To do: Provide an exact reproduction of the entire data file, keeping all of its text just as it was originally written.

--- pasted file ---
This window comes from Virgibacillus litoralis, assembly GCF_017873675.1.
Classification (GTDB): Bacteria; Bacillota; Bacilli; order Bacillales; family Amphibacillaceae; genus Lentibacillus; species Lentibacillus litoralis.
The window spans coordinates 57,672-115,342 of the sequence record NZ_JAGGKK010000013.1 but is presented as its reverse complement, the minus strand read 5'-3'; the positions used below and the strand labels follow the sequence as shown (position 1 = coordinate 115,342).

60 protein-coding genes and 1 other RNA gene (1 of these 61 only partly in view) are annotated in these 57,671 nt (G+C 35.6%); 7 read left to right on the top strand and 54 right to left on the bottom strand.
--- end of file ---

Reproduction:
This window comes from Virgibacillus litoralis, assembly GCF_017873675.1.
Classification (GTDB): Bacteria; Bacillota; Bacilli; order Bacillales; family Amphibacillaceae; genus Lentibacillus; species Lentibacillus litoralis.
The window spans coordinates 57,672-115,342 of the sequence record NZ_JAGGKK010000013.1 but is presented as its reverse complement, the minus strand read 5'-3'; the positions used below and the strand labels follow the sequence as shown (position 1 = coordinate 115,342).

60 protein-coding genes and 1 other RNA gene (1 of these 61 only partly in view) are annotated in these 57,671 nt (G+C 35.6%); 7 read left to right on the top strand and 54 right to left on the bottom strand.